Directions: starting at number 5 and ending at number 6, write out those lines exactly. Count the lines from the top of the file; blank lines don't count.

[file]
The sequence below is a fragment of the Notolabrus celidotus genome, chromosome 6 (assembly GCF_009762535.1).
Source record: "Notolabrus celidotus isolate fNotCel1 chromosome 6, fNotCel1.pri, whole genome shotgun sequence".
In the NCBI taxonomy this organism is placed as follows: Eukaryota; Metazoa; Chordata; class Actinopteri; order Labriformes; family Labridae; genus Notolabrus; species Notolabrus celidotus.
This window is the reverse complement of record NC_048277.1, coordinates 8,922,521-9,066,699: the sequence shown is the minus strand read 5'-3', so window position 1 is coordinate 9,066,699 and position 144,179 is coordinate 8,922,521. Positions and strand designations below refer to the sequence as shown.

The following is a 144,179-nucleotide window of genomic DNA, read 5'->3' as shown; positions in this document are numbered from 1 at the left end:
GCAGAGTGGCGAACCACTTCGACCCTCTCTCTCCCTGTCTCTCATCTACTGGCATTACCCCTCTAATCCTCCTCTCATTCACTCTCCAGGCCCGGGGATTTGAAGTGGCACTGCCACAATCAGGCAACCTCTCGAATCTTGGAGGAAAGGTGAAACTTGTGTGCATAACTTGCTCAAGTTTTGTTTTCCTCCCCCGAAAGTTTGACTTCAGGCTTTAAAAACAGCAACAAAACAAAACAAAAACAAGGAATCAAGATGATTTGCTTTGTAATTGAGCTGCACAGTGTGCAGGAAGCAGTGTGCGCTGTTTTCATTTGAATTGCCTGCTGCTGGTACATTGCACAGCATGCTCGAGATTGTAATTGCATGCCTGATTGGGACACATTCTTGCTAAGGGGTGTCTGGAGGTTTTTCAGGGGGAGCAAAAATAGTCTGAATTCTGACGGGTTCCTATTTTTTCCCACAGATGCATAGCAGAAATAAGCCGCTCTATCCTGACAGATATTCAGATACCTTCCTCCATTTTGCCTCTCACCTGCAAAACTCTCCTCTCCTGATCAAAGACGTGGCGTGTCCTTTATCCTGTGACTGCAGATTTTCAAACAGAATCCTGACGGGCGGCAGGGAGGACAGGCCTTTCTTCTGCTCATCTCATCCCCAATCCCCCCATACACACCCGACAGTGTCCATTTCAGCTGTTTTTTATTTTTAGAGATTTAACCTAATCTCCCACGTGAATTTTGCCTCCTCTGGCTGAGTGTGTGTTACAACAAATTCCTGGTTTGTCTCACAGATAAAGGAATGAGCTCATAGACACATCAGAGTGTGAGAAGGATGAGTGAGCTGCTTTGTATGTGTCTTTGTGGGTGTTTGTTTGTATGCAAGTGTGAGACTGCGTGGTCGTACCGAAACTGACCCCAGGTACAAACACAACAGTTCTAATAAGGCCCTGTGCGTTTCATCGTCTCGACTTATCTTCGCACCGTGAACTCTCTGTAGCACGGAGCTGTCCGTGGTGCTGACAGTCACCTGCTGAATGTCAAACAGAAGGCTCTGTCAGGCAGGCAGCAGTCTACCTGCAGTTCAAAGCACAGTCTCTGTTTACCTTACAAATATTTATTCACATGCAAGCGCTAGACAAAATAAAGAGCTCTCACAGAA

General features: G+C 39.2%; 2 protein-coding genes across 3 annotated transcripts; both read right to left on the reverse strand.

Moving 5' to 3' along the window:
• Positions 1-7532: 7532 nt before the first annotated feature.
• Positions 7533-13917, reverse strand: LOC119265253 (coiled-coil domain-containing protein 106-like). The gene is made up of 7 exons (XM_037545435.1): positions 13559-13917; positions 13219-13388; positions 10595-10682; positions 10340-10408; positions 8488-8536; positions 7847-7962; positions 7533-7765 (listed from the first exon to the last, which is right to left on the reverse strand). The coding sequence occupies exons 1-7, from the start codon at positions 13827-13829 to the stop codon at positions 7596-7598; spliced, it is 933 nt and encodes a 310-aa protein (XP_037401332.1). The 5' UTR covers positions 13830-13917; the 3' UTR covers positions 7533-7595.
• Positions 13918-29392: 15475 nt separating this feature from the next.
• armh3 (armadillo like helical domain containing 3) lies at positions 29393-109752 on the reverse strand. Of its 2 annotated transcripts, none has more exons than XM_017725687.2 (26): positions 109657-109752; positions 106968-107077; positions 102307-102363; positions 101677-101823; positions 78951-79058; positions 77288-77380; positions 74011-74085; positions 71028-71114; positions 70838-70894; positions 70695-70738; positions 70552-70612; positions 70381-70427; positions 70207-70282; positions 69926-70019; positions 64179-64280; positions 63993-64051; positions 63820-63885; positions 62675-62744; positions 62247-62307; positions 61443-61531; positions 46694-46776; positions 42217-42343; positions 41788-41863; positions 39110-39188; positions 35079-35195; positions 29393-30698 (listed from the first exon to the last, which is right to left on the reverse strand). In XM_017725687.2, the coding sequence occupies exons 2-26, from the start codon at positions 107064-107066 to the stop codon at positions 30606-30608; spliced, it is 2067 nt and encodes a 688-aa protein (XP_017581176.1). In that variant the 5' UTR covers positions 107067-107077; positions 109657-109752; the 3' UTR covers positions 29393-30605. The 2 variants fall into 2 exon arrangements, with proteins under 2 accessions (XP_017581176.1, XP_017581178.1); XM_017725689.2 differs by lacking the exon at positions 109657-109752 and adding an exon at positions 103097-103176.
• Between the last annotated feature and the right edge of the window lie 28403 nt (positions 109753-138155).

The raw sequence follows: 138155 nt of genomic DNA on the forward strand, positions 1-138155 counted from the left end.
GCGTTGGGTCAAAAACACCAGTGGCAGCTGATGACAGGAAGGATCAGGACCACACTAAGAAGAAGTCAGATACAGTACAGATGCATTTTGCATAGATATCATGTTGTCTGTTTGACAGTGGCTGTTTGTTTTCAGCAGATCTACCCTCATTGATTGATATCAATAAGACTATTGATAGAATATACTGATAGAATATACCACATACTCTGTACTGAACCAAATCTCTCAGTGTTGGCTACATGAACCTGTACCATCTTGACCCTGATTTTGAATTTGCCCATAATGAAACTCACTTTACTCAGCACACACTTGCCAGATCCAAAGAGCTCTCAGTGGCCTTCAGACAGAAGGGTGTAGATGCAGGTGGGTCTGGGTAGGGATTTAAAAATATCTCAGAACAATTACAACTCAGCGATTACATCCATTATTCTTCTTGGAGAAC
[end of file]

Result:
The following is a 144,179-nucleotide window of genomic DNA, read 5'->3' as shown; positions in this document are numbered from 1 at the left end:
GCAGAGTGGCGAACCACTTCGACCCTCTCTCTCCCTGTCTCTCATCTACTGGCATTACCCCTCTAATCCTCCTCTCATTCACTCTCCAGGCCCGGGGATTTGAAGTGGCACTGCCACAATCAGGCAACCTCTCGAATCTTGGAGGAAAGGTGAAACTTGTGTGCATAACTTGCTCAAGTTTTGTTTTCCTCCCCCGAAAGTTTGACTTCAGGCTTTAAAAACAGCAACAAAACAAAACAAAAACAAGGAATCAAGATGATTTGCTTTGTAATTGAGCTGCACAGTGTGCAGGAAGCAGTGTGCGCTGTTTTCATTTGAATTGCCTGCTGCTGGTACATTGCACAGCATGCTCGAGATTGTAATTGCATGCCTGATTGGGACACATTCTTGCTAAGGGGTGTCTGGAGGTTTTTCAGGGGGAGCAAAAATAGTCTGAATTCTGACGGGTTCCTATTTTTTCCCACAGATGCATAGCAGAAATAAGCCGCTCTATCCTGACAGATATTCAGATACCTTCCTCCATTTTGCCTCTCACCTGCAAAACTCTCCTCTCCTGATCAAAGACGTGGCGTGTCCTTTATCCTGTGACTGCAGATTTTCAAACAGAATCCTGACGGGCGGCAGGGAGGACAGGCCTTTCTTCTGCTCATCTCATCCCCAATCCCCCCATACACACCCGACAGTGTCCATTTCAGCTGTTTTTTATTTTTAGAGATTTAACCTAATCTCCCACGTGAATTTTGCCTCCTCTGGCTGAGTGTGTGTTACAACAAATTCCTGGTTTGTCTCACAGATAAAGGAATGAGCTCATAGACACATCAGAGTGTGAGAAGGATGAGTGAGCTGCTTTGTATGTGTCTTTGTGGGTGTTTGTTTGTATGCAAGTGTGAGACTGCGTGGTCGTACCGAAACTGACCCCAGGTACAAACACAACAGTTCTAATAAGGCCCTGTGCGTTTCATCGTCTCGACTTATCTTCGCACCGTGAACTCTCTGTAGCACGGAGCTGTCCGTGGTGCTGACAGTCACCTGCTGAATGTCAAACAGAAGGCTCTGTCAGGCAGGCAGCAGTCTACCTGCAGTTCAAAGCACAGTCTCTGTTTACCTTACAAATATTTATTCACATGCAAGCGCTAGACAAAATAAAGAGCTCTCACAGAA